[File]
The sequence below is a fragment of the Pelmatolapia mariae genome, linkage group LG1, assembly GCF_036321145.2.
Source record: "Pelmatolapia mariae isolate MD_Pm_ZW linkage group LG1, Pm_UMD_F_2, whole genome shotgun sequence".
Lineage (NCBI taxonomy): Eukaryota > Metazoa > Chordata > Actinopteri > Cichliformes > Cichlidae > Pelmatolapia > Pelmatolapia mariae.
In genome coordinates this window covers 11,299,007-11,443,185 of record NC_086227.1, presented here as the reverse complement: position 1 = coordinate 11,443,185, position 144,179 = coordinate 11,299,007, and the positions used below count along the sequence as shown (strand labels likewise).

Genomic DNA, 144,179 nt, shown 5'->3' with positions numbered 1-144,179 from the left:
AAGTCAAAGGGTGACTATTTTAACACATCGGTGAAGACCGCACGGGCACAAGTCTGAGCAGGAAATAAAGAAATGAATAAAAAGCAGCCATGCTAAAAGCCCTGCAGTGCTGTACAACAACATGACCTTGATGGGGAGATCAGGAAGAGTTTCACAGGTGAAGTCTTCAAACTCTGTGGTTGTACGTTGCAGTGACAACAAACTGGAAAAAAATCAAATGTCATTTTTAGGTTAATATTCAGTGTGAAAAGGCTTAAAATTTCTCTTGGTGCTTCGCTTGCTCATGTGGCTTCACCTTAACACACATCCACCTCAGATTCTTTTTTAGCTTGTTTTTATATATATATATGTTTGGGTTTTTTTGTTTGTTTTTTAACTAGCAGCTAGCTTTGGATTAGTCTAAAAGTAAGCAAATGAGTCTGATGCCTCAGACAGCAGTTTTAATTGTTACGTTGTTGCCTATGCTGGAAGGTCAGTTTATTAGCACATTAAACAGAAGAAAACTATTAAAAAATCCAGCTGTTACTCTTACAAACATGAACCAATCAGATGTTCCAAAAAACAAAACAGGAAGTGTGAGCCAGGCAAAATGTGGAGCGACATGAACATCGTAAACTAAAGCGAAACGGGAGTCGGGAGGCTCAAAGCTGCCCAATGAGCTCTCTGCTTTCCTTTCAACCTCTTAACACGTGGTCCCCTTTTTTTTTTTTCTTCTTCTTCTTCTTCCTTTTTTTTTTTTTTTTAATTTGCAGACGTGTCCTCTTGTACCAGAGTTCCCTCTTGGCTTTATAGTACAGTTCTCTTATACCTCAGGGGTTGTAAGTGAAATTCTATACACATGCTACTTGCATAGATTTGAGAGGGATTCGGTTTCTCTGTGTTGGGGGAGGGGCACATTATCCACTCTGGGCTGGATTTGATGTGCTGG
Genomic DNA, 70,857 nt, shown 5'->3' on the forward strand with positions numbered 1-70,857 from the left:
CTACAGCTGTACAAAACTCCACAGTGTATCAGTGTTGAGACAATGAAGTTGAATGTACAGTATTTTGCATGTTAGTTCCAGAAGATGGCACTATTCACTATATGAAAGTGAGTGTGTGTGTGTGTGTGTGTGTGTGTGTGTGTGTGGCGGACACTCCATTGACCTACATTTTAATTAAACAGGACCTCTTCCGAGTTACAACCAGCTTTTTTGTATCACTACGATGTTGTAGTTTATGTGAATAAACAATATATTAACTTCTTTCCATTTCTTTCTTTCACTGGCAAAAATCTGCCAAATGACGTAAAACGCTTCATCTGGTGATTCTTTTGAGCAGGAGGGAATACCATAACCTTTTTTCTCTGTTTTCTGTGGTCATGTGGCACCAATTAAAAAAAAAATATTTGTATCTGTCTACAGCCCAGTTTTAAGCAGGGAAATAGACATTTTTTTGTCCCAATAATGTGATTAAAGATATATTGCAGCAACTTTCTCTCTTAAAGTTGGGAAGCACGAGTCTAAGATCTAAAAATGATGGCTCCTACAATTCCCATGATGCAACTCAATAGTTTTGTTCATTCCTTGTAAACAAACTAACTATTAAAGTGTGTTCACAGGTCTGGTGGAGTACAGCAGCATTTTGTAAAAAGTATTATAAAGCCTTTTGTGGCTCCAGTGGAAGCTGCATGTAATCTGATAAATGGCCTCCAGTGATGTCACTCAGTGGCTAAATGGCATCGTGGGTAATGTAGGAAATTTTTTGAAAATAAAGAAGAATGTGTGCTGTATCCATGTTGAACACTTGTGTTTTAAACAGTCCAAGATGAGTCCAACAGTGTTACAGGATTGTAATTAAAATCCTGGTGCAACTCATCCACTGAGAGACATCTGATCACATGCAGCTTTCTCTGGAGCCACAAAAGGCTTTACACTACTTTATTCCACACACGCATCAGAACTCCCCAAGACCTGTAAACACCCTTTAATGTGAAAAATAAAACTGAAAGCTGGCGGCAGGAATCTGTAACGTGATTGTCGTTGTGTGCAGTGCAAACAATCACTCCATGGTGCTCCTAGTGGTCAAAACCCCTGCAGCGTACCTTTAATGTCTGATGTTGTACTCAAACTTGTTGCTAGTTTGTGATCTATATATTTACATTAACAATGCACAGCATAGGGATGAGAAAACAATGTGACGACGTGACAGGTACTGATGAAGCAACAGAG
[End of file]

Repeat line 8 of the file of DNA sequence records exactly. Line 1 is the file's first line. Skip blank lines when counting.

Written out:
CTACAGCTGTACAAAACTCCACAGTGTATCAGTGTTGAGACAATGAAGTTGAATGTACAGTATTTTGCATGTTAGTTCCAGAAGATGGCACTATTCACTATATGAAAGTGAGTGTGTGTGTGTGTGTGTGTGTGTGTGTGTGTGTGGCGGACACTCCATTGACCTACATTTTAATTAAACAGGACCTCTTCCGAGTTACAACCAGCTTTTTTGTATCACTACGATGTTGTAGTTTATGTGAATAAACAATATATTAACTTCTTTCCATTTCTTTCTTTCACTGGCAAAAATCTGCCAAATGACGTAAAACGCTTCATCTGGTGATTCTTTTGAGCAGGAGGGAATACCATAACCTTTTTTCTCTGTTTTCTGTGGTCATGTGGCACCAATTAAAAAAAAAATATTTGTATCTGTCTACAGCCCAGTTTTAAGCAGGGAAATAGACATTTTTTTGTCCCAATAATGTGATTAAAGATATATTGCAGCAACTTTCTCTCTTAAAGTTGGGAAGCACGAGTCTAAGATCTAAAAATGATGGCTCCTACAATTCCCATGATGCAACTCAATAGTTTTGTTCATTCCTTGTAAACAAACTAACTATTAAAGTGTGTTCACAGGTCTGGTGGAGTACAGCAGCATTTTGTAAAAAGTATTATAAAGCCTTTTGTGGCTCCAGTGGAAGCTGCATGTAATCTGATAAATGGCCTCCAGTGATGTCACTCAGTGGCTAAATGGCATCGTGGGTAATGTAGGAAATTTTTTGAAAATAAAGAAGAATGTGTGCTGTATCCATGTTGAACACTTGTGTTTTAAACAGTCCAAGATGAGTCCAACAGTGTTACAGGATTGTAATTAAAATCCTGGTGCAACTCATCCACTGAGAGACATCTGATCACATGCAGCTTTCTCTGGAGCCACAAAAGGCTTTACACTACTTTATTCCACACACGCATCAGAACTCCCCAAGACCTGTAAACACCCTTTAATGTGAAAAATAAAACTGAAAGCTGGCGGCAGGAATCTGTAACGTGATTGTCGTTGTGTGCAGTGCAAACAATCACTCCATGGTGCTCCTAGTGGTCAAAACCCCTGCAGCGTACCTTTAATGTCTGATGTTGTACTCAAACTTGTTGCTAGTTTGTGATCTATATATTTACATTAACAATGCACAGCATAGGGATGAGAAAACAATGTGACGACGTGACAGGTACTGATGAAGCAACAGAG